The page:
A Late Tribute to The Silver Spoon

It’s been 7 years since The Silver Spoon, the Italian bible of cooking, was translated into English. I remember hearing a segment on the cookbook on NPR when it arrived on American shores. Somehow I missed opportunities to check it out of the library, and never quite wanted to dedicate the Manhattan real estate to purchasing the tome. I finally hauled home a copy from the New York Society Library (NYSL) last Thursday. See my post on my favorite New York library here.

The NYSL has old fashioned stacks, and up on Stack 11, I had been peering through books about railroad station design (alas, I did not bring home a book on the destruction of Pennsylvania Station – too depressing). Around the corner, I found the tome of The Silver Spoon. I didn’t have an extra bag to haul it and the 4 other books I wanted. I knew I’d get a little prod from the lady at the front desk to take a bag from them. They rightly want to protect their books.

Feeling strong, I lugged my finds down to the desk. “Do you want a bag?” she asked. The book is nearly 3 inches thick.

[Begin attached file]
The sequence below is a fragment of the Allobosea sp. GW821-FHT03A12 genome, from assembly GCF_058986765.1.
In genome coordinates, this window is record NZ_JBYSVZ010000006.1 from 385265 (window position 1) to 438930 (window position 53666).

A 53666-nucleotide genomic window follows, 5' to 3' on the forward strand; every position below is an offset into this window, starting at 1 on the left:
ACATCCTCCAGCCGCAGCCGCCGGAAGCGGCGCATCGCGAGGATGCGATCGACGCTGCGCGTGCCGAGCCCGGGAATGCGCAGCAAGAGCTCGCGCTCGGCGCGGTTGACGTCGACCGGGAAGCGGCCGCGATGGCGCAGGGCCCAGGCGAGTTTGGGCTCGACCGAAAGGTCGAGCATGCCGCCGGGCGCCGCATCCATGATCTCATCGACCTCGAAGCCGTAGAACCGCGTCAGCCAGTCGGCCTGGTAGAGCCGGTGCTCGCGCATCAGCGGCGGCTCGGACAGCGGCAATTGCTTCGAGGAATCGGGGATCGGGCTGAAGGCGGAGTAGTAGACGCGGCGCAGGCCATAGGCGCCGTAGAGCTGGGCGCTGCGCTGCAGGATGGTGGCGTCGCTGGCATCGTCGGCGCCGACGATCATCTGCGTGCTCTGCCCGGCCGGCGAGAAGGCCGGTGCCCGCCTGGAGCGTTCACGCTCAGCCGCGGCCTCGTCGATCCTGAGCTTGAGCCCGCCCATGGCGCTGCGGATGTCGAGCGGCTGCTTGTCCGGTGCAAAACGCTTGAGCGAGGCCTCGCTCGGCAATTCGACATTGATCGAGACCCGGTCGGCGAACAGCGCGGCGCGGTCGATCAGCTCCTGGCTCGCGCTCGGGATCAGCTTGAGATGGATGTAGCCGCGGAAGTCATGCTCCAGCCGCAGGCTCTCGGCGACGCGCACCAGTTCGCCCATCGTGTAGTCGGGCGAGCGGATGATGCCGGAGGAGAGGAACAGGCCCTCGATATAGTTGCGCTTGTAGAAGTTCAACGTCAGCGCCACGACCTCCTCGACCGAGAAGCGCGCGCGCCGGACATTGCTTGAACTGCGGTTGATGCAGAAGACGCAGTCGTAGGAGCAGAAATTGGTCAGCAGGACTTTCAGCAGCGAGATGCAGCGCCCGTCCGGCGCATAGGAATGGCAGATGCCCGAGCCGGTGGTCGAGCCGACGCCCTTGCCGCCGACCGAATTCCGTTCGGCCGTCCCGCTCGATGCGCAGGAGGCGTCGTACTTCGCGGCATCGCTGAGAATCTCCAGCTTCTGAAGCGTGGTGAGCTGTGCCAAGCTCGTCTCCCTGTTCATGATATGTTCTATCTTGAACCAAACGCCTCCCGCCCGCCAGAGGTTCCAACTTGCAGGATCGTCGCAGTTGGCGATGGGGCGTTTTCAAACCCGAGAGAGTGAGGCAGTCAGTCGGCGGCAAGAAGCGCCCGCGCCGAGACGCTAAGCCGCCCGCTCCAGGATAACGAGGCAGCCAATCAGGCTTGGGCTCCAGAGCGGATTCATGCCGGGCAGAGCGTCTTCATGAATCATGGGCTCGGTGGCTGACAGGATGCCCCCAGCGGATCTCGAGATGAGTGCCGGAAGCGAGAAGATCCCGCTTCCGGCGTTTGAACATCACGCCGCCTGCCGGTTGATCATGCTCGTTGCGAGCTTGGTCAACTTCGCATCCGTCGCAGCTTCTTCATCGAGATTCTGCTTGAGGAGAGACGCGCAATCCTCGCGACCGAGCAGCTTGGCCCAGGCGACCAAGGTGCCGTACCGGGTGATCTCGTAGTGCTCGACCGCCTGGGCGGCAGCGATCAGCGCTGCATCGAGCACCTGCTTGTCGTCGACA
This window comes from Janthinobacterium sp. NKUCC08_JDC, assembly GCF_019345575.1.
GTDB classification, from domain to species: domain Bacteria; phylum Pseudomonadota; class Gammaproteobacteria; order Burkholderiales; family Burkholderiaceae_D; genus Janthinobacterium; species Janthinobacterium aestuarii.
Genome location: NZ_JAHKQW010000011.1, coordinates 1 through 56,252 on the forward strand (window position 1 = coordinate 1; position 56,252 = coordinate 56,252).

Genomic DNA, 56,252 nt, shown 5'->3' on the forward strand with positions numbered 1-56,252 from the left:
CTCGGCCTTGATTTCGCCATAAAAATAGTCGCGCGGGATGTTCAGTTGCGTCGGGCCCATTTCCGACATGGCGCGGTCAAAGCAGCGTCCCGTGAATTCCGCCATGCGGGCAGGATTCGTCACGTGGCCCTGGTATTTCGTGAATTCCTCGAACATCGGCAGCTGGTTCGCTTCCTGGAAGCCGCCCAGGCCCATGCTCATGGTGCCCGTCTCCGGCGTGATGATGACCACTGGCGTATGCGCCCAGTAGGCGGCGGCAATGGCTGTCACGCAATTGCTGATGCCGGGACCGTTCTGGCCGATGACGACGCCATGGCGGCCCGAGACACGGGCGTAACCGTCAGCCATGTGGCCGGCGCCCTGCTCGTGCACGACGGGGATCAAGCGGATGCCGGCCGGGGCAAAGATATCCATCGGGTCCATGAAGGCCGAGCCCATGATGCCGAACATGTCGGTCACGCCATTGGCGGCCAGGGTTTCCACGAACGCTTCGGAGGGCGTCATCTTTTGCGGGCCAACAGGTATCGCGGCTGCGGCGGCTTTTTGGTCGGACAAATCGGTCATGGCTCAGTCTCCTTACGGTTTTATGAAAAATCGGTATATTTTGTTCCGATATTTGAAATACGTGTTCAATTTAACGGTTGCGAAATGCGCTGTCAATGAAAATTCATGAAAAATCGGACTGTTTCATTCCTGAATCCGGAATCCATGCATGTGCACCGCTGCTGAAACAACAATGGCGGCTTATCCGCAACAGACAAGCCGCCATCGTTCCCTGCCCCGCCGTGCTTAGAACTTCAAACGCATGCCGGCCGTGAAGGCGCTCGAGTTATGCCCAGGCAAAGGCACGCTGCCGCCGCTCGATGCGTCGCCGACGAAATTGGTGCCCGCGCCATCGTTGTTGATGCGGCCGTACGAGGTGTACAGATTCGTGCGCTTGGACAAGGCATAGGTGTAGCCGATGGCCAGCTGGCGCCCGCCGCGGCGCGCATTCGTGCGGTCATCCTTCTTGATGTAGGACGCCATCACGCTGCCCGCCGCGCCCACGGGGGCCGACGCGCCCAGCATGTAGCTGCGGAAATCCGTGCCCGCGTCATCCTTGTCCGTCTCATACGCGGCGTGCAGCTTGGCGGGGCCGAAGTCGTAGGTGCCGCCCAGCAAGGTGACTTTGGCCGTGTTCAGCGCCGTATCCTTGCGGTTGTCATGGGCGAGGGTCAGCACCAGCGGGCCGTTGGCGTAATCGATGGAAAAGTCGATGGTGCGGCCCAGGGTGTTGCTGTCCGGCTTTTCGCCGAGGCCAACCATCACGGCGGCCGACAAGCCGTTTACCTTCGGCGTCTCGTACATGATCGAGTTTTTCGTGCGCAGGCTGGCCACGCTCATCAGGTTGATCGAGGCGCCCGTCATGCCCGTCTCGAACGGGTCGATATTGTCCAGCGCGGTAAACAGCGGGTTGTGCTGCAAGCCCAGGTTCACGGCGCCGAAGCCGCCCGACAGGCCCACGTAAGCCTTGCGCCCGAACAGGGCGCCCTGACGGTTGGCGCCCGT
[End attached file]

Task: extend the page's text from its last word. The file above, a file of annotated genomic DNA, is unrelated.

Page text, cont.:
The very organization of the book is beautiful. Graphic block letters proclaim various challenges:  Barquettes! Rice Salads! Sweetbreads! Quail! Charlottes! My 2005 self, listening to the NPR segment on The Silver Spoon, remembers the commentator remarking that Americans would be hesitant to try a number of the foods presented in the Italian book. It was four years before my trip to St. John in London, two years before my first trip to Paris. The American palate has expanded by leaps and bounds in the last seven years, and all of the recipes now seem possible.  I love a cookbook that has sections for specific vegetables, and not just the 1950s American supermarket variety vegetable. Buck’s Horn Plantain! Cardoon! Chestnuts! Salsify! Pumpkin! (Mozzarella Pumpkin Sandwich anyone? I don’t even like winter squash, but I’d try it with that tang of parmesan). Unlike my saccharine American cookbooks, only a sliver, 115 pages out of 1,263, of The Silver Spoon is dedicated to desserts. That suits my savory tooth to a T.

Why didn’t I think of this before?

Polenta with Eggs
scant 2 1/4 cups coarse polenta flour
3 tablespoons butter, plus extra for the eggs
8 eggs

Make the polenta. Preheat the oven to 350F A few minutes before the polenta is ready, beat in the butter. Make shirred eggs. Pour the polenta onto a warm serving dish and lay the shirred eggs on top.

Savory Cabbage Pie (yeah, I have British Isles roots)
2 1/4 cups whole-wheat flour, plus extra for dusting
generous 1 cup butter, plus extra for greasing
3 carrots, sliced
1 medium cauliflower
1/2 white cabbage, shreadded
4 eggs, hard-cooked
5 ounces fontina cheese, sliced